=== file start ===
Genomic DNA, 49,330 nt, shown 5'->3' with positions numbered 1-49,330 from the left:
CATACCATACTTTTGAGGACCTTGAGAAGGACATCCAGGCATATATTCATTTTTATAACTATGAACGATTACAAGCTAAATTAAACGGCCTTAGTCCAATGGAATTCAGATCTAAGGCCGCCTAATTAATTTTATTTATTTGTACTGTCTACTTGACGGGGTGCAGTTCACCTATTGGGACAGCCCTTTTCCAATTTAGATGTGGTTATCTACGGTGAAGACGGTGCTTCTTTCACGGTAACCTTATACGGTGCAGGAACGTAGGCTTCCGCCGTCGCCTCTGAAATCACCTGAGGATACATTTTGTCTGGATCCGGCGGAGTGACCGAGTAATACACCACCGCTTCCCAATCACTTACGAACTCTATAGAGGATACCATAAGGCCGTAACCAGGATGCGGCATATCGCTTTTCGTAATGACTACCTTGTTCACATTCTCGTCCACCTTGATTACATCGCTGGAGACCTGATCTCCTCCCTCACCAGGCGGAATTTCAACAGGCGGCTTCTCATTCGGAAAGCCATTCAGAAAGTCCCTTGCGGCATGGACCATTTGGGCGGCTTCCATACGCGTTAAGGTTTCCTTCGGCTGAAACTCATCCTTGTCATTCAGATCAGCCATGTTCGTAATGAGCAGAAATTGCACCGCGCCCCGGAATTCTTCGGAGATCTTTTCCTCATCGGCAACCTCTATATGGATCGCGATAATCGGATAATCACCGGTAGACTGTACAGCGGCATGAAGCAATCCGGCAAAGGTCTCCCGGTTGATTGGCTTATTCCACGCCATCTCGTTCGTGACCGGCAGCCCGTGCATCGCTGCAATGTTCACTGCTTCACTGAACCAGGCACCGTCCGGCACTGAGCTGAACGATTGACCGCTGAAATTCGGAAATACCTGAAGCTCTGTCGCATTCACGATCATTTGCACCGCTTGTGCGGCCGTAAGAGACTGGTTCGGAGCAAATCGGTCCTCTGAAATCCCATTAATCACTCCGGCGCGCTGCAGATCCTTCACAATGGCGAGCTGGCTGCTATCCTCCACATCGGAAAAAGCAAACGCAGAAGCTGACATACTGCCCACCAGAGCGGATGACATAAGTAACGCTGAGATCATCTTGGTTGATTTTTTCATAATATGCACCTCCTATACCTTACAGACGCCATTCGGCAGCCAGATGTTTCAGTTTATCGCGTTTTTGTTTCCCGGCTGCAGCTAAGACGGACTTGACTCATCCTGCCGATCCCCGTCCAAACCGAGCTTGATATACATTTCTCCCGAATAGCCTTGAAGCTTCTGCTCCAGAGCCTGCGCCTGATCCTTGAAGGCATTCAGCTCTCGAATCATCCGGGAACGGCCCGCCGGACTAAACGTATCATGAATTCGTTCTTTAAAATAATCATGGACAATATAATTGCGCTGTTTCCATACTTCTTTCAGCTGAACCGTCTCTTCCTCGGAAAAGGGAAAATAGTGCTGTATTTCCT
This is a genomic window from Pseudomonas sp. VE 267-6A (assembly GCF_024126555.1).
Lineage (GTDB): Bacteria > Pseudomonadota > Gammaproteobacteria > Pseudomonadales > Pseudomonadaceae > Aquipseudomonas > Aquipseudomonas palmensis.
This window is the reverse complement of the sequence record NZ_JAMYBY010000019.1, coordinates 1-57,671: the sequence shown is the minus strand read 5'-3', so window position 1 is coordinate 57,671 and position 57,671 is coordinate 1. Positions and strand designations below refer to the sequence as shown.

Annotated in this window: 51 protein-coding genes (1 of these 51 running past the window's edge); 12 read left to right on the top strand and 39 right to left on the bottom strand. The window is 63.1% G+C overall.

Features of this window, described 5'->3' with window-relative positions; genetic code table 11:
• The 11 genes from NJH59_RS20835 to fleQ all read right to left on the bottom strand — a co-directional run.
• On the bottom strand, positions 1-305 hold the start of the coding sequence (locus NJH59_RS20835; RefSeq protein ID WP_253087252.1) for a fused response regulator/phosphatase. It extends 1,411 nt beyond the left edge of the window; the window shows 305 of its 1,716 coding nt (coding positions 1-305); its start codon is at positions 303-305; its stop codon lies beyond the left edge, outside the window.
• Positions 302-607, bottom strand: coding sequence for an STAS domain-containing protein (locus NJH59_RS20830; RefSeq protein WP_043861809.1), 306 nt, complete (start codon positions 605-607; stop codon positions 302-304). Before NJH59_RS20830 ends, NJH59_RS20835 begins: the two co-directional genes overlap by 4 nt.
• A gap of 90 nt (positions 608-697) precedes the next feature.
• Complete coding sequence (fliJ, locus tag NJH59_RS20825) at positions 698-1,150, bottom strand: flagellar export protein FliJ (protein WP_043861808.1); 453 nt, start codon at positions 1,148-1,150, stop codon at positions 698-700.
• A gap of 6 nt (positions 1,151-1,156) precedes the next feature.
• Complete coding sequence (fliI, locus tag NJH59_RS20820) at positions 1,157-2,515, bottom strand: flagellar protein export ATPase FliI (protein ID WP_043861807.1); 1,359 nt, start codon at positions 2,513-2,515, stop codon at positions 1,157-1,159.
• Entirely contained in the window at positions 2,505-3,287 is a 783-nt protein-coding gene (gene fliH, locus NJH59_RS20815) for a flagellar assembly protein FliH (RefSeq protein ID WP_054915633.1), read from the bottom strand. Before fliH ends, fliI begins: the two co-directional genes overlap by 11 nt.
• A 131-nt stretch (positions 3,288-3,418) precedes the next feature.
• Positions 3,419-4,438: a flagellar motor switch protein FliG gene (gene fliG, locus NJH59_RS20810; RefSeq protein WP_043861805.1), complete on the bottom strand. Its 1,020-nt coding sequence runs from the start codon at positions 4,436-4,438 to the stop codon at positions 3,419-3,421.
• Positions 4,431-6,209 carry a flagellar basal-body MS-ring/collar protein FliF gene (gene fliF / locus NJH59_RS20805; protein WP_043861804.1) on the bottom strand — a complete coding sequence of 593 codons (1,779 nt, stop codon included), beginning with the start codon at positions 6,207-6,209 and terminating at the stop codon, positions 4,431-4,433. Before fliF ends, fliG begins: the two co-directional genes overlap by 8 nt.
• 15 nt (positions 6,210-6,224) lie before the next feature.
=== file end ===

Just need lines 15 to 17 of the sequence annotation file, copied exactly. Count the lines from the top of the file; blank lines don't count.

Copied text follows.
• Entirely contained in the window at positions 2,505-3,287 is a 783-nt protein-coding gene (gene fliH, locus NJH59_RS20815) for a flagellar assembly protein FliH (RefSeq protein ID WP_054915633.1), read from the bottom strand. Before fliH ends, fliI begins: the two co-directional genes overlap by 11 nt.
• A 131-nt stretch (positions 3,288-3,418) precedes the next feature.
• Positions 3,419-4,438: a flagellar motor switch protein FliG gene (gene fliG, locus NJH59_RS20810; RefSeq protein WP_043861805.1), complete on the bottom strand. Its 1,020-nt coding sequence runs from the start codon at positions 4,436-4,438 to the stop codon at positions 3,419-3,421.